A transfer of property meeting the requirements described
above (footnotes 1 through 2.1) may qualify as tax-free
even though the taxpayer also transfers property not meeting
those requirements or money. However, nonrecognition treatment
does not apply to the property transferred which does
not meet the above requirements.
Like-kind exchanges need not be simultaneous. Nonrecognition
treatment applies to deferred like-kind exchanges if the
property to be received meets the identification requirement
and the exchange is completed within certain time limits.
In the case of exchanges between related persons, nonrecognition
treatment under Code Sec. 1031 doesn't apply if either
the property transferred or the property received is disposed
of within two years after the exchange.
Multiple party exchanges may qualify for nonrecognition
A taxpayer who exchanges property in a like-kind transaction
has to report the exchange, even though no gain or loss
is recognized, on Form 8824. If the taxpayer has any recognized
gain because he received money or unlike property (i.e.,
boot.) as part of the exchange, the taxpayer has to report
it on Form 1040, Schedule D or Form 4797, whichever applies.
How to Structure a Like-Kind Exchange
There are two time deadlines we must meet: First, within
45 days from the date you transfer the property you now
own, you must identify in writing the replacement property
you wish to acquire. Second, you must receive this property
within 180 days from the date you transfer the property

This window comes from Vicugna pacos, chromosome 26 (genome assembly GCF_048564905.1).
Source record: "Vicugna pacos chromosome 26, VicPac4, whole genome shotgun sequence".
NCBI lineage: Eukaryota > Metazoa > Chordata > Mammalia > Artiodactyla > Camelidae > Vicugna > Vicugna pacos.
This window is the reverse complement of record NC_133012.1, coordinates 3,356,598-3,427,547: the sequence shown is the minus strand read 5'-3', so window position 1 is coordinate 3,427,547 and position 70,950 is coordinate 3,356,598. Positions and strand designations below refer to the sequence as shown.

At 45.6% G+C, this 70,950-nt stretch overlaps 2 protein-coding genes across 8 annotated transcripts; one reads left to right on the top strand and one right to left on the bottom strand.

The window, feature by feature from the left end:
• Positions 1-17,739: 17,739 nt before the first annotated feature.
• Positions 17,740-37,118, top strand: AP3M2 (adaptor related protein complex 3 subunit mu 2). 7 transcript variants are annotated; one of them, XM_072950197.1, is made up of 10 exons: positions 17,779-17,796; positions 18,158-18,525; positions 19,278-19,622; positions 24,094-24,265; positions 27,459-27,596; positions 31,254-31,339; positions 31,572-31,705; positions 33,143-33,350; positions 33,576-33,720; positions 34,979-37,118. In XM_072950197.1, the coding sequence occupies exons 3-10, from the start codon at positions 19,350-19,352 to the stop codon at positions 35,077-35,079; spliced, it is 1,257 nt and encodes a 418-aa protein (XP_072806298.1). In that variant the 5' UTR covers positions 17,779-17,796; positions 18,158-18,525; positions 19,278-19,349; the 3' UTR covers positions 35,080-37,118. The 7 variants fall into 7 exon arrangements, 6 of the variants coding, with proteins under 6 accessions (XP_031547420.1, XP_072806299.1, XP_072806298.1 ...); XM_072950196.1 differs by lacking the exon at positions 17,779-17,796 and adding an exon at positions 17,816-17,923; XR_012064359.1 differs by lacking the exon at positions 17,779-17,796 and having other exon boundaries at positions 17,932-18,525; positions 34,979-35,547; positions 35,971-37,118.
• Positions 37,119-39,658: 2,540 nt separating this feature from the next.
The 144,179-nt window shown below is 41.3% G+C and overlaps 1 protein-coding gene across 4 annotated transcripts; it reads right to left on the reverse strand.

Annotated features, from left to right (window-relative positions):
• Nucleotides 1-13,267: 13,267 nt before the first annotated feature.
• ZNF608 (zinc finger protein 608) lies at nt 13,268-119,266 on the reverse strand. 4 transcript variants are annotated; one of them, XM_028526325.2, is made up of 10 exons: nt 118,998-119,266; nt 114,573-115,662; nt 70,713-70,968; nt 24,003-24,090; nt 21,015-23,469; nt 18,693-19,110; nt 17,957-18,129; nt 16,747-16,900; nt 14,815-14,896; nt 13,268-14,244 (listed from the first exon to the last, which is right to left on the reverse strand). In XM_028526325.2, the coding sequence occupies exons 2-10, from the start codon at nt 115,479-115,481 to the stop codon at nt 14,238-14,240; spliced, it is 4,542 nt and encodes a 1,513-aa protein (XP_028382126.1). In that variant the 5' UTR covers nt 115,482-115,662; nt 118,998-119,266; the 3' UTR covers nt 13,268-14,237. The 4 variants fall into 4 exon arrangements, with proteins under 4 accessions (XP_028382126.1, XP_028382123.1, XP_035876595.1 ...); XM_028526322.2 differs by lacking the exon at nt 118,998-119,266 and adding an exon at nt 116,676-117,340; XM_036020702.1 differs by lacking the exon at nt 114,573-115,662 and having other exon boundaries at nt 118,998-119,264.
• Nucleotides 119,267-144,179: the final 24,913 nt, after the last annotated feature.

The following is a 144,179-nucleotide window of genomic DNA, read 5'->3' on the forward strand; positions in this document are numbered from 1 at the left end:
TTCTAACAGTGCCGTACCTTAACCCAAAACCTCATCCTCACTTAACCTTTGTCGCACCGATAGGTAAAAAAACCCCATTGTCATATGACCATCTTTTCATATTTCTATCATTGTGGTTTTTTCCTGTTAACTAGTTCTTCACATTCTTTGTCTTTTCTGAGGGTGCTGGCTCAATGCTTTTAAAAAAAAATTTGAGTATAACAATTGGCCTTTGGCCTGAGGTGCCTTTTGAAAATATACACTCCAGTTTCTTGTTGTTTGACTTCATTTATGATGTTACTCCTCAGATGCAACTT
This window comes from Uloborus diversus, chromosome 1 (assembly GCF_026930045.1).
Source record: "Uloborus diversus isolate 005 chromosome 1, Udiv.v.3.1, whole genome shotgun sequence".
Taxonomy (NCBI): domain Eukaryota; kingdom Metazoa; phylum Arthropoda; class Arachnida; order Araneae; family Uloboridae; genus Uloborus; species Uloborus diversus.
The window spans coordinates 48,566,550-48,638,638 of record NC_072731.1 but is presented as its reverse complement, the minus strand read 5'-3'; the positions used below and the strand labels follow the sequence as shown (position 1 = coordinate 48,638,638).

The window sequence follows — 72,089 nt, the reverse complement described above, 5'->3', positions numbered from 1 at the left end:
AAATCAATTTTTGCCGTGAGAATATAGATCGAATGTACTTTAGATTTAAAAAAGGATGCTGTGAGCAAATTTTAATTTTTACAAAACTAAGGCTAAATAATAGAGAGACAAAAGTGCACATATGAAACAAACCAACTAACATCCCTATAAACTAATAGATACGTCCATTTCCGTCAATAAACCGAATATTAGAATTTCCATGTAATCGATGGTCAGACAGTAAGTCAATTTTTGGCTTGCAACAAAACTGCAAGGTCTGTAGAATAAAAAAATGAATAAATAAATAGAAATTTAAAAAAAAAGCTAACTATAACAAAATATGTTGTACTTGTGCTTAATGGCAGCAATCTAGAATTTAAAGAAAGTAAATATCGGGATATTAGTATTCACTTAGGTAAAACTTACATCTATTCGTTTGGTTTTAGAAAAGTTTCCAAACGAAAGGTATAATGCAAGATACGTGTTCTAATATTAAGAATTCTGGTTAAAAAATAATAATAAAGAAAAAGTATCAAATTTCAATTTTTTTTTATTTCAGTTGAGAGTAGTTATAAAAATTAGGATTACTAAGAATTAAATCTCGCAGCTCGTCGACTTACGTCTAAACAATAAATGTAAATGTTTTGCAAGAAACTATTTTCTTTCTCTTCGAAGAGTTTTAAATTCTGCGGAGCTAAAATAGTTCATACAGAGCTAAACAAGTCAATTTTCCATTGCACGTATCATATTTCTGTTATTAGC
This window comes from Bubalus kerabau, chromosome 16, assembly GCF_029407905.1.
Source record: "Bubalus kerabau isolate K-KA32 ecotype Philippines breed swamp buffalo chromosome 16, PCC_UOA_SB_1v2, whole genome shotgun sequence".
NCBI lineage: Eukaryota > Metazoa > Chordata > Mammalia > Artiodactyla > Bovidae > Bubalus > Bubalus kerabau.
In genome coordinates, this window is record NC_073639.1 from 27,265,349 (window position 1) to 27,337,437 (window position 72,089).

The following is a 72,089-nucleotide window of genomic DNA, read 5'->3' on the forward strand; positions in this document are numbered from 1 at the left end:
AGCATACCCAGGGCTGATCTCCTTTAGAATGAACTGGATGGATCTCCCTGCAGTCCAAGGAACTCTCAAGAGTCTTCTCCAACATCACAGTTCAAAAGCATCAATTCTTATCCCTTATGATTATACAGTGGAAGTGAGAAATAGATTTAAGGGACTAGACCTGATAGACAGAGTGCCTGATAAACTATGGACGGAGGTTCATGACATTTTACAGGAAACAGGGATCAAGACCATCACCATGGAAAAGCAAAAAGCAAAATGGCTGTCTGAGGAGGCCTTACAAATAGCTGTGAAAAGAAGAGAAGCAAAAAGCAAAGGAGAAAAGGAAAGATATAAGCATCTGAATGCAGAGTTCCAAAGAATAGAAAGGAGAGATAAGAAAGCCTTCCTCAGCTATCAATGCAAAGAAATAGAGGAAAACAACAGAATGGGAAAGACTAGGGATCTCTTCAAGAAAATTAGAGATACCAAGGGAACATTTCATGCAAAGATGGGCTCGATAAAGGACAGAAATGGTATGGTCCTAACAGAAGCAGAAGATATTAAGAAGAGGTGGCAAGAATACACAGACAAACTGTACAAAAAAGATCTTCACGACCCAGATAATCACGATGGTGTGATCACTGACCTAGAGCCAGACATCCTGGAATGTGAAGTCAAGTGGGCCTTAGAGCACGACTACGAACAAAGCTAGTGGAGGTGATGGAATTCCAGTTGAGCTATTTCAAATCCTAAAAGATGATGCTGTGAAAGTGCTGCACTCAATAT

or by the due date for your tax return (including extensions),
whichever is earlier.
You must be using the property you plan to relinquish
for productive use in a trade or business or investment.
Similarly, you must intend to use the property you acquire
for one of these two purposes. Also, the property you
relinquish and the property you receive must be of like-kind.
This means that the nature and general character of the
properties must be similar. Thus, you can exchange a piece
of unimproved realty for improved real property.
These types of property cannot qualify for nonrecognition,
even if they are of like-kind: inventory, stock, bonds
or notes, other securities or indebtedness, partnership
interests, certificates of trust or beneficial interests,
or choses in action. If you receive any of these properties
in the exchange, you will have to recognize gain equal
to the fair market value thereof. However, the rest of
the transaction can still qualify for like-kind treatment.
It is likely that the replacement property you wish
to acquire will not be precisely equal in value to the
property you relinquish. Should this occur, cash or other
property may be included to equalize the exchange without
causing loss of nonrecognition treatment. However, the
party receiving such “boot” must recognize
gain equal to the sum of cash and the fair market value
of the nonqualifying property received.
Frequently, parties to an exchange are unable to transfer
title on the same day. A common reason for this is that
one of the replacement properties has not yet been identified.
These types of exchanges are called “nonsimultaneous.”
Nonsimultaneous exchanges present special challenges because
the party that is able to transfer title first often wants
the other party to place funds in escrow or make similar
arrangements to ensure performance in accordance with
the parties' agreement. If you use an escrow fund or similar
arrangement, there is a danger that the IRS could treat
you as having “constructively received” the
funds and tax you on the full amount thereof. With proper
planning, however, it is possible to avoid this result
by use of several “safe harbors.”
These are some of the key issues involved in structuring
a like-kind exchange. Please give me a call at your earliest
convenience so that we can determine how to best utilize
the safe harbors and answer any questions you might have.
Common Questions and Answers Relating to Like-Kind Exchanges